Paul Goggins: Since 2001 the Home Office has held three focus groups with young people to discuss the ways in which crime impacts on them and how to reduce crime against young people. The Home Office was a partner in the Children and Young People's Unit's (now part of the Department for Education and Skills) major conference "Safely on our Streets" where young people voiced their opinions on four topic areas; alcohol, transport, victims of crime and mobile phone theft.

The Home Office has also held events to tackle specific types of crime against young people. The Home Secretary's Task Force on Child Protection on the Internet, established in 2001, meets on a quarterly basis with additional meetings of the taskforce subgroups and working parties taking place in a regular basis. A series of discussion forums have been held with young people about reducing the likelihood of them being victims of mobile phone theft. In August 2004 Ministers from the Home Office and Department for Education and Skill wrote to Crime and Disorder Reduction Partnerships (CDRPs) encouraging them to hold workshops on youth robbery. Half have already done so, the other half are planning to. A conference on this issue on 4 October 2004 also included a workshop on youth robbery.

In addition to the discussion forums, conferences and focus groups held on crime reduction, other events have been organised to tackle antisocial behaviour and youth crime. For example an International Seminar on Youth Crime held in October 2002, examined the reduction of crime committed both by young people and against young people. Preparations for this included a meeting with the youth crime focus group and the organisation of a focus group in Huntercombe Youth Offenders Institute.

Criminal Records Bureau

Brian Cotter: To ask the Secretary of State for the Home Department (1) what the average time taken for the Criminal Records Bureau to approve individual volunteers was in the last period for which figures are available; [207034]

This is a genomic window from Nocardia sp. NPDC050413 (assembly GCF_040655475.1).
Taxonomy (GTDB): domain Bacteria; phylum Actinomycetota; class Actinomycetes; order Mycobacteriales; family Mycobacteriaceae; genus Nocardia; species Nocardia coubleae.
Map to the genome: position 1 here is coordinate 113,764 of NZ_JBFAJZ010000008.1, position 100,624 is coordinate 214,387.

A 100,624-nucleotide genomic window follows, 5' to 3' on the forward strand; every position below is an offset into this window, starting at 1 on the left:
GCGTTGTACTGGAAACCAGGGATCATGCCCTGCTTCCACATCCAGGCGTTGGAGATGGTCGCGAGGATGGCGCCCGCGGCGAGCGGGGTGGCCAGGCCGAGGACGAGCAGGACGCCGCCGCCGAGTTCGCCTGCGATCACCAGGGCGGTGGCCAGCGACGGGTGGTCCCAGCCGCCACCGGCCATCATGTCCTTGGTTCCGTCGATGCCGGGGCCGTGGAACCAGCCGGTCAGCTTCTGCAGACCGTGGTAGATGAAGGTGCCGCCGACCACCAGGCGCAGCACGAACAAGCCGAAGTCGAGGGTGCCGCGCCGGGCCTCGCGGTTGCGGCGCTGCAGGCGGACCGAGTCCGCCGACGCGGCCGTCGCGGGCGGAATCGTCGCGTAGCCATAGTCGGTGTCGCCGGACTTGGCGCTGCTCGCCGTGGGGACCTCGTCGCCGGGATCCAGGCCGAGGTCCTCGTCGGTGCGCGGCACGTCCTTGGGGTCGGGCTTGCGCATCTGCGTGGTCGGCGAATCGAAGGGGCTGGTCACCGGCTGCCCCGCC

(2) what action he is taking to shorten the amount of time that staff and volunteers must wait before receiving clearance from the Criminal Records Bureau. [207035]

Ms Blears: No distinction is made by the Criminal Records Bureau (CRB) in relation to the time taken to process an application received from a person from the voluntary sector and from an applicant who pays for his or her Disclosure.

The overall average for completed applications in November 2004, the last month for which figures are available, was 24.1 days. Breaking this down Standard Disclosures took an average of 12.9 days to complete and Enhanced Disclosures took 25.7 days. These figures may be compared against the Bureau's published service
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standards of completing 90 per cent. of Standard Disclosures within two weeks and 90 per cent. of Enhanced Disclosures within four weeks.

The CRB will never sacrifice the accuracy of its service for speed; however, the Bureau remains committed to improving the overall efficiency and effectiveness of its service.

Departmental Expenditure

Mr. Oaten: To ask the Secretary of State for the Home Department to what purposes the additional expenditure to be funded by the planned increase in his Department's budget for central services in 2005–06, as indicated on page 132 of the Home Office Annual Report 2003–04, will be put. [207692]

Fiona Mactaggart: The largest element of the reported increase in Central Services is £79 million for additional Accruing Superannuation Liability Charges (ASLC) to cover the cost of increased pension contributions, made by the Home Office, to the Principal Civil Service Pension Scheme (PCSPS). When financial allocations are finalised for 2005–06, these amounts will be disaggregated across all business areas.

Mr. George Osborne: To ask the Secretary of State for the Home Department what the cost of refurbishments in his Department was in each year since 1997; and what the planned expenditure is for 2005–06. [205677]

Mr. Charles Clarke: I refer the hon. Member to the answer given to the hon. Member for Buckingham (Mr. Bercow) on 5 January 2004, Official Report, column 382W. Figures before 1990–2000 can be supplied only at disproportionate cost. The additional figures are:
£ million

(7) Anticipated out-turn.
(8) Not yet known.